How much do fund managers charge independently from their funds’ performance? In this article, we will address the topic of base fees for crypto funds. We use the 21e6 Crypto Fund Database, a crypto investment dataset with crypto fund of funds and crypto SMAs, as a basis.
Photo by Karolina Grabowska
Table of Contents
- 0.0% - 0.8%: A Minimum That is Usually Compensated by Performance Fees or Only Available to Passively Managed Funds
- 0.81% - 1.3%: The Sweet Spot for Many Fund of Funds and Discretionary Funds
- 1.31% - 1.8%: More of the Same Fund Strategies, Plus Quantitative Managers
- 1.81% - 2.3%: The Industry Standard
- 2.31% - 2.8% and Other Fee Structures: High Fees for The Most Established Players
In a previous article, we discussed the performance fees associated with crypto funds. While many crypto fund managers will earn more from performance fees than from management fees, management fees are important to cover operational expenses such as fees for administrators, registrations, transactions, bank accounts, accounting, and audits. They provide a stream of income for crypto asset managers that is often not enough to cover all personnel expenses, but at least there is some cushion for recessive periods.
1. 0.0% - 0.8%: A Minimum That is Usually Compensated by Performance Fees or Only Available to Passively Managed Funds
Twelve funds in our database have performance fees lower than 0.8%. With such low fees, some smaller funds may need additional financing streams to cover the most basic cost drivers in a fund, not even counting salary expenses. Fund administrators and banks can usually be covered with approximately 0.8% or less of the assets under management of a fund, but not always.
It is thus no surprise that only so few funds opt for this option. Such low fees cannot cover salaries and other expenses for the fund manager unless the fund is significantly large according to crypto fund standards. We estimate that only funds with USD 100m or more can sustain all of their expenses reliable if they only charge 0.8% (and no performance fees).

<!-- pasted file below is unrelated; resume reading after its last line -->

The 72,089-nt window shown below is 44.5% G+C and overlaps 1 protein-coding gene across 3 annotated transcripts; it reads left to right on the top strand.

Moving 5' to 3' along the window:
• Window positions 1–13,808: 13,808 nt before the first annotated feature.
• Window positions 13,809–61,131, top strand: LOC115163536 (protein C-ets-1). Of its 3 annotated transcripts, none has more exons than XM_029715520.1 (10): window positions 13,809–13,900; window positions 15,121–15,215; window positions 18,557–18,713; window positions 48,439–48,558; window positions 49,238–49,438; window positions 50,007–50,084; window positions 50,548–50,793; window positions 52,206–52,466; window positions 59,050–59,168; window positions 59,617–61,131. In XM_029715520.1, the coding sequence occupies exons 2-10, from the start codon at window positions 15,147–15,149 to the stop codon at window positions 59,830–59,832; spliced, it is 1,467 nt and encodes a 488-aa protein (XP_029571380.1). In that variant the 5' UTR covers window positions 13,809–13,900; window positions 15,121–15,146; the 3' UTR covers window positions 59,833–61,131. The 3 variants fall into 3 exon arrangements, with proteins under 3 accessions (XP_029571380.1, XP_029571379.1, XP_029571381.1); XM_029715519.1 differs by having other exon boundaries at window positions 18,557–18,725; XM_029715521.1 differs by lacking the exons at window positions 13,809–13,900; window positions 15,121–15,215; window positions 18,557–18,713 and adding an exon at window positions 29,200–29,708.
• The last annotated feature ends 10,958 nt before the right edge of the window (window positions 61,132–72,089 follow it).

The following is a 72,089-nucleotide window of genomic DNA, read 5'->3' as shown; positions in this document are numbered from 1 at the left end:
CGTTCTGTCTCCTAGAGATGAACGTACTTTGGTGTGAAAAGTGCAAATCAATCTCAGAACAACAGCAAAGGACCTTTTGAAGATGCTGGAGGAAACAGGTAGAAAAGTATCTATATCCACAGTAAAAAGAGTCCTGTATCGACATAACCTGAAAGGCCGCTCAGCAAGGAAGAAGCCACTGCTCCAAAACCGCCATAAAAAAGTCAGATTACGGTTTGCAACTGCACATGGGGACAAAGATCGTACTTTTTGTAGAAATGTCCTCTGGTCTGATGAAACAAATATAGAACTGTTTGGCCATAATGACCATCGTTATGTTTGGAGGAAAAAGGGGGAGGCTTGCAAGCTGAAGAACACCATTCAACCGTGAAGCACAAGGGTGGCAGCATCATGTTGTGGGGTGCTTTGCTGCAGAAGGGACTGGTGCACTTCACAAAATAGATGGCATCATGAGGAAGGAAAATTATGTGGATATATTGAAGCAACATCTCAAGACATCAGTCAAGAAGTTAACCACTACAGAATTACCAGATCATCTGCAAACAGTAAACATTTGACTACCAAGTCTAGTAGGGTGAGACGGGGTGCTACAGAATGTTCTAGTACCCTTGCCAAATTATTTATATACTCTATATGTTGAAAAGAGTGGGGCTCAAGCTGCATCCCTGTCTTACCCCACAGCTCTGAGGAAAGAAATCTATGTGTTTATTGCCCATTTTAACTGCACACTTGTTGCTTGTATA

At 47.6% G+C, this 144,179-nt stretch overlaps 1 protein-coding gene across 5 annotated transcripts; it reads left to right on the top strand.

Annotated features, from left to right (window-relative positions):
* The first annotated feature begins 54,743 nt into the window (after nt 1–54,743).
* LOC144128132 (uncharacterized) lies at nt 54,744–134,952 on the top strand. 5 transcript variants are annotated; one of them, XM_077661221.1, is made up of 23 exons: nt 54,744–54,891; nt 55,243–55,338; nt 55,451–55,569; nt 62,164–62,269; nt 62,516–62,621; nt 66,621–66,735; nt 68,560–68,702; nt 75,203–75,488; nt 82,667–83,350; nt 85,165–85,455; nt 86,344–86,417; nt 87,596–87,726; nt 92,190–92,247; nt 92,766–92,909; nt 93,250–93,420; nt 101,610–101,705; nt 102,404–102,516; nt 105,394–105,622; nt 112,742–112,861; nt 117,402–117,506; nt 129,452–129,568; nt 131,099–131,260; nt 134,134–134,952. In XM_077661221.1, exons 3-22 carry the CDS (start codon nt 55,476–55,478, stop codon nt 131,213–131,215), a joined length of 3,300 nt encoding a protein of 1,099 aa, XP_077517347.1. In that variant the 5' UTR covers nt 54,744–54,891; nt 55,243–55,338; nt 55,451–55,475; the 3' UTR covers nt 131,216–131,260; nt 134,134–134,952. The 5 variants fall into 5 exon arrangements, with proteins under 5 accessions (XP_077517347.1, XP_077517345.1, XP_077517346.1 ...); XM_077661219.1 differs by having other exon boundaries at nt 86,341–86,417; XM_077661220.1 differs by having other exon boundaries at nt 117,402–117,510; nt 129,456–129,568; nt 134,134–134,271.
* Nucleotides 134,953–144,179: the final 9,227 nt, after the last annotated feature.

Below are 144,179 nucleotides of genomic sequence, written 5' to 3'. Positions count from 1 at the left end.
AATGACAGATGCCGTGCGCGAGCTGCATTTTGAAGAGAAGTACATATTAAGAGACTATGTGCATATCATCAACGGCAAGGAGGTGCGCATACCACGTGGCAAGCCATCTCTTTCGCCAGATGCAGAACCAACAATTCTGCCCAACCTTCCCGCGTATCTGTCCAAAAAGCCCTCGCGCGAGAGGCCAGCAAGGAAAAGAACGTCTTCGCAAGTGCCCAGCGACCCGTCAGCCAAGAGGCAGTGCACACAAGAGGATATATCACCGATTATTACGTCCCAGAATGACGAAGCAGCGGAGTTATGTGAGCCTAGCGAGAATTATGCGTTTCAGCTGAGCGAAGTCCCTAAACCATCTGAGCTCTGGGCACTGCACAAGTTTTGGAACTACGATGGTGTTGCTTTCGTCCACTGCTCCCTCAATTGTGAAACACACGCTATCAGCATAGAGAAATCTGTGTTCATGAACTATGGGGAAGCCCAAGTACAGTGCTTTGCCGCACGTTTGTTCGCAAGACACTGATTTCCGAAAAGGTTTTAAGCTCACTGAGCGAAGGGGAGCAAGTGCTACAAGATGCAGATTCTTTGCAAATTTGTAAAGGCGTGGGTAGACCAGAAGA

Most of the funds in this bracket either have high performance fees between 30% and 40%, or are passive funds with high assets under management and minimal administrative overhead.
Figure 1: This chart shows in what ranges management fees fall and how often they fall into these ranges.
2. 0.81% - 1.3%: The Sweet Spot for Many Fund of Funds and Discretionary Funds
In this lower-middle tier bucket, we find discretionary funds, fund of funds, and passively managed funds.
Discretionary funds have comparatively little overhead. Discretionary crypto fund managers can scale their teams up and down without losing core operational capabilities, while systematic funds often heavily rely on software engineering and automated execution, causing higher fixed costs. For this reason, discretionary funds can save on management fees and live with low fee income in down markets.
Fund of funds frequently charge according to the 1/10 model (1% management, 10% performance). These multi-funds do not need to run their own trading systems. While manager due diligence takes time, the operational overhead is usually lower than running a fund directly.
Passively managed funds, again, also come with a lower overhead as they do not require a portfolio management team that determines the target weights of the portfolio. Passively managed crypto funds follow systems that are simple to model and relatively easy to execute.
3. 1.31% - 1.8%: More of the Same Fund Strategies, Plus Quantitative Managers
In addition to discretionary funds, fund of funds, and passively managed funds, we also find quantitative funds in this category. For example, some long-short futures traders charge around 1.5% per annum for managing their clients’ money.